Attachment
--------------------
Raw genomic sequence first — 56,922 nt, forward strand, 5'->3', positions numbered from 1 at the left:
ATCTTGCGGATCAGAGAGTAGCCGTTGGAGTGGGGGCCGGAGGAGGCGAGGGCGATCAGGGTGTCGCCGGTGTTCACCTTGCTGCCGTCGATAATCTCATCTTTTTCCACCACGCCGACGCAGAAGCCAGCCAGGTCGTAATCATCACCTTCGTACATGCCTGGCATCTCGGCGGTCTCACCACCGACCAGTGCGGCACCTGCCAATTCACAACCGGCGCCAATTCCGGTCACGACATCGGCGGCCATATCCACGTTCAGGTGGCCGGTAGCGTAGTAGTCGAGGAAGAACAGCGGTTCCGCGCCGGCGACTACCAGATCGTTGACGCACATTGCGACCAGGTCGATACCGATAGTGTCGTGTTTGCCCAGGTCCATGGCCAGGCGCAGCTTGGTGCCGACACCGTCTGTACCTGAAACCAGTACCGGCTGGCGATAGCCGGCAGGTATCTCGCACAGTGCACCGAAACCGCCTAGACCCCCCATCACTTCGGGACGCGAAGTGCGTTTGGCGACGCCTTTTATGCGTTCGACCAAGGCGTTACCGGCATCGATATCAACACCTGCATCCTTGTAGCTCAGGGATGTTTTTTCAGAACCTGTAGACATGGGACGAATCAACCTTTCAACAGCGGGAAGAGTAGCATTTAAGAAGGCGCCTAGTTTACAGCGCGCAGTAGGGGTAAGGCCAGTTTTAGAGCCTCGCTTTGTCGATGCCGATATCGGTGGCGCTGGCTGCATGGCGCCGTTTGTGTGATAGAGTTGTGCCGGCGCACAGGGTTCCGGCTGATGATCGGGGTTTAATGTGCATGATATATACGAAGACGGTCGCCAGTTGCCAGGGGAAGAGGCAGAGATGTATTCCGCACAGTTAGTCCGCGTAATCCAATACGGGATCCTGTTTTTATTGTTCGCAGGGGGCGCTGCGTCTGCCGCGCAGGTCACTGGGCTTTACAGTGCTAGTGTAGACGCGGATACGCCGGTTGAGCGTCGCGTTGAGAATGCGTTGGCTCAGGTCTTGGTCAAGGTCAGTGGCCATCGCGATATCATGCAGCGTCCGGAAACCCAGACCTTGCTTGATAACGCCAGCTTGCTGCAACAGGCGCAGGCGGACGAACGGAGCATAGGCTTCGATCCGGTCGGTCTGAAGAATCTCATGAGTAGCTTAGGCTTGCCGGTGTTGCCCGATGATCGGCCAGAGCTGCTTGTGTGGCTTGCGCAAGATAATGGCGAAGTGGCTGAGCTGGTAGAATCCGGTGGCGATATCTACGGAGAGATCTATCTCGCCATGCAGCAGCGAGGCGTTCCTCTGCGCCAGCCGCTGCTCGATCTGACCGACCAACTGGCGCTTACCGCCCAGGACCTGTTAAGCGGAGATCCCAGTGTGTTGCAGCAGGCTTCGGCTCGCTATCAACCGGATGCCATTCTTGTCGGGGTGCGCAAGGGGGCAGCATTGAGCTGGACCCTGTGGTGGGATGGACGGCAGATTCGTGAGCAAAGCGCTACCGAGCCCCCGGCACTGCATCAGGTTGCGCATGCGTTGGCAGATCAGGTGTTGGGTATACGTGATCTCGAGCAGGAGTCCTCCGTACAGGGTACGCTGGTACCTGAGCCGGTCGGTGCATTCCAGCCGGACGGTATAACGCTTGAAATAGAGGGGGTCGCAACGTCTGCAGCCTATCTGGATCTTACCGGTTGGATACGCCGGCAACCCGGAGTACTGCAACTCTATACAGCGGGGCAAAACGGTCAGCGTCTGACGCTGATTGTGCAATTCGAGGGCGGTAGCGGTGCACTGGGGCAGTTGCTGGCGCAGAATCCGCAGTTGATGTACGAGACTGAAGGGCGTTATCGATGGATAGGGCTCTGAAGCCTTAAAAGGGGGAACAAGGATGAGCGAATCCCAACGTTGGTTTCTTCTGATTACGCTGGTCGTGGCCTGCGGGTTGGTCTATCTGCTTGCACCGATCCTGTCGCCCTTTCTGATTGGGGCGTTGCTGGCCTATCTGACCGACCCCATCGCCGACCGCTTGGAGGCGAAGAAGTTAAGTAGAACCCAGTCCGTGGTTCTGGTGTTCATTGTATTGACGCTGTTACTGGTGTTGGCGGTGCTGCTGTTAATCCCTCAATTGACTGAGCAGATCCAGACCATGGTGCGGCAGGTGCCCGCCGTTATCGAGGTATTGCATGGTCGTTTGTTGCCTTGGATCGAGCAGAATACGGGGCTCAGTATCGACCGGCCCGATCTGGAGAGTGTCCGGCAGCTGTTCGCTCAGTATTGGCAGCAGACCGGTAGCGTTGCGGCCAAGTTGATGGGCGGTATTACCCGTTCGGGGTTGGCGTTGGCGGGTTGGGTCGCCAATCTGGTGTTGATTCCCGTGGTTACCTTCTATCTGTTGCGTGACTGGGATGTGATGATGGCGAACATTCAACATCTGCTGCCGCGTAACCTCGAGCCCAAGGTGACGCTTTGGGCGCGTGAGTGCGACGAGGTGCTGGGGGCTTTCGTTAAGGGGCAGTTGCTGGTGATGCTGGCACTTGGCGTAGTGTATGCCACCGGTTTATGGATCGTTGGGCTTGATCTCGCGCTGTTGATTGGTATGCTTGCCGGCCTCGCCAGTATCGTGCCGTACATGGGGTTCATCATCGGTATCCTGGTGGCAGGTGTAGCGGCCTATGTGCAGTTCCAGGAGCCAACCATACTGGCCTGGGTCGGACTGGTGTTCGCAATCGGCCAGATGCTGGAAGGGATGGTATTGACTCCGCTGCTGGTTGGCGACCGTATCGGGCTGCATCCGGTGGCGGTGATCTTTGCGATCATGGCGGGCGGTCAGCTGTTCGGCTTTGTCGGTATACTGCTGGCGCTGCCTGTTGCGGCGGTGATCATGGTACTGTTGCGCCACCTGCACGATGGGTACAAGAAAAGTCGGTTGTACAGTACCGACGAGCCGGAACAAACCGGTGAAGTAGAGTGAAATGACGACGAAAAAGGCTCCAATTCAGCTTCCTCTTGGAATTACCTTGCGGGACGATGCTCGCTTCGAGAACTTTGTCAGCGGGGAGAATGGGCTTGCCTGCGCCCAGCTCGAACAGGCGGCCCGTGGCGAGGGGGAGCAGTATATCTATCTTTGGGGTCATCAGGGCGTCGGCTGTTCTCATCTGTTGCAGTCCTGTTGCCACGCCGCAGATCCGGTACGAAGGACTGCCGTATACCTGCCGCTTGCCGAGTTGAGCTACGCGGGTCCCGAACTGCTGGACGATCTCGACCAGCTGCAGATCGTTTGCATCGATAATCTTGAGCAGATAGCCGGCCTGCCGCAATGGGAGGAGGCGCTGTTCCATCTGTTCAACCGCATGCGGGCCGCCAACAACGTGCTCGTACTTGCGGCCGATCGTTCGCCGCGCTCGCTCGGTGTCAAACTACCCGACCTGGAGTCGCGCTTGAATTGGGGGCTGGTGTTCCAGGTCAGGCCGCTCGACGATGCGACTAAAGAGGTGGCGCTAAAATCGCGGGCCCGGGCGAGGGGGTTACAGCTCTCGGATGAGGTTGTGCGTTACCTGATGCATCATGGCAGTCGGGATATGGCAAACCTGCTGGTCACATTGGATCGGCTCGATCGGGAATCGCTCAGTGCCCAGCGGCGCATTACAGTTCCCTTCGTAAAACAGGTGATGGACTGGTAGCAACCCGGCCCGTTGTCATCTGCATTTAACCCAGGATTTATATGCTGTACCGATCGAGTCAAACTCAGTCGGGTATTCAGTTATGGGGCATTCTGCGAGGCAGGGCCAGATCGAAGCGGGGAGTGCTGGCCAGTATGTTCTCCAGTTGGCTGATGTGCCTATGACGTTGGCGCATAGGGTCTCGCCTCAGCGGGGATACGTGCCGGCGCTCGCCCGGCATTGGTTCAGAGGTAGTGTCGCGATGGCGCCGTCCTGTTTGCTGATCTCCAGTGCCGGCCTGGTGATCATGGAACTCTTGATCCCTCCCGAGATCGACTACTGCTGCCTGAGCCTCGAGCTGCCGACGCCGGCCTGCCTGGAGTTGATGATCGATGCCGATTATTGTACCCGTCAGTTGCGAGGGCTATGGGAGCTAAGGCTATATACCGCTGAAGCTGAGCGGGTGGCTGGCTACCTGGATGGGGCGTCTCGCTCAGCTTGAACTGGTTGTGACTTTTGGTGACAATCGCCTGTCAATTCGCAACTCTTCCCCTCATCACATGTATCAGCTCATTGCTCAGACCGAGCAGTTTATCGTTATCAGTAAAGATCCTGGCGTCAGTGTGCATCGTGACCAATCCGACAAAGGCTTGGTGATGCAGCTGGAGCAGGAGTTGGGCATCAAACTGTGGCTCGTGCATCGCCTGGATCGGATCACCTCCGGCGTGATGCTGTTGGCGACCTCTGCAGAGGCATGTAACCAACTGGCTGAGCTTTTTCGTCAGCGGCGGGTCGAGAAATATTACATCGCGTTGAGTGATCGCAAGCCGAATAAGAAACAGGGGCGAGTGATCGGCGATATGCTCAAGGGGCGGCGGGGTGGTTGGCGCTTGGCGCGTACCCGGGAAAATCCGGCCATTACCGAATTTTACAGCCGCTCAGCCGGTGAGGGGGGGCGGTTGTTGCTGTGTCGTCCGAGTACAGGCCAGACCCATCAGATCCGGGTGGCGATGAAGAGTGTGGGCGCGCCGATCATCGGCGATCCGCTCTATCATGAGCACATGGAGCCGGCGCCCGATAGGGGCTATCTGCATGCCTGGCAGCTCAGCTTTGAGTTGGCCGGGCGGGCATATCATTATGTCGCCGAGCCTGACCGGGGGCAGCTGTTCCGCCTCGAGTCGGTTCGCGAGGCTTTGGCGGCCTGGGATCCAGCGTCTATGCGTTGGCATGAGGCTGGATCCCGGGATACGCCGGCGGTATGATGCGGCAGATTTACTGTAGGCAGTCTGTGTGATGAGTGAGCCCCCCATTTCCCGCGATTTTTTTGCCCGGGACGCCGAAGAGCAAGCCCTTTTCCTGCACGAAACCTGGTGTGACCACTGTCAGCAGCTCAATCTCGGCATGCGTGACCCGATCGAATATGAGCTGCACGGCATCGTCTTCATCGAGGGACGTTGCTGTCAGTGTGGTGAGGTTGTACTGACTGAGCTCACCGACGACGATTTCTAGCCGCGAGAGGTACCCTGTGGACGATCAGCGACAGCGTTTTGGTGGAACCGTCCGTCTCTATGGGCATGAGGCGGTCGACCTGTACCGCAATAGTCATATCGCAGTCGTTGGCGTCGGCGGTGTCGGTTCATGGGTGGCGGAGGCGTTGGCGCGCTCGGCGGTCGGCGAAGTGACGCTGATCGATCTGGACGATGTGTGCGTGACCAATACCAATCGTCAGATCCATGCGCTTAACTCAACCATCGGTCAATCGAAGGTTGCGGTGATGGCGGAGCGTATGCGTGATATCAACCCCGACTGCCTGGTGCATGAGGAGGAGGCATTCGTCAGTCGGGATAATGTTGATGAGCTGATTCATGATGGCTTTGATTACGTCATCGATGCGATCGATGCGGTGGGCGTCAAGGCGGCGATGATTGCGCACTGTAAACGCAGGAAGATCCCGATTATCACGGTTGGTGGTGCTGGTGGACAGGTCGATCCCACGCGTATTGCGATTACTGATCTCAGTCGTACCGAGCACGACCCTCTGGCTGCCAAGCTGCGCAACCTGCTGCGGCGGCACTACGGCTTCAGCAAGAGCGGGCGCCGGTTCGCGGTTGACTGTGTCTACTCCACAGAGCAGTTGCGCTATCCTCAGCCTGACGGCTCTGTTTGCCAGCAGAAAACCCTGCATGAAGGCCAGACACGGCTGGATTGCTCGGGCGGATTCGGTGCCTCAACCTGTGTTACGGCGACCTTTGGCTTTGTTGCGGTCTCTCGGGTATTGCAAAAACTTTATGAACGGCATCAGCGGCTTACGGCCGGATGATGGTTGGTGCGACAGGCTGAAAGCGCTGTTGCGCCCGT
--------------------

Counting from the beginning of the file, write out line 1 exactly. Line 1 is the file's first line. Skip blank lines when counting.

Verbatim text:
Raw genomic sequence first — 56,922 nt, forward strand, 5'->3', positions numbered from 1 at the left: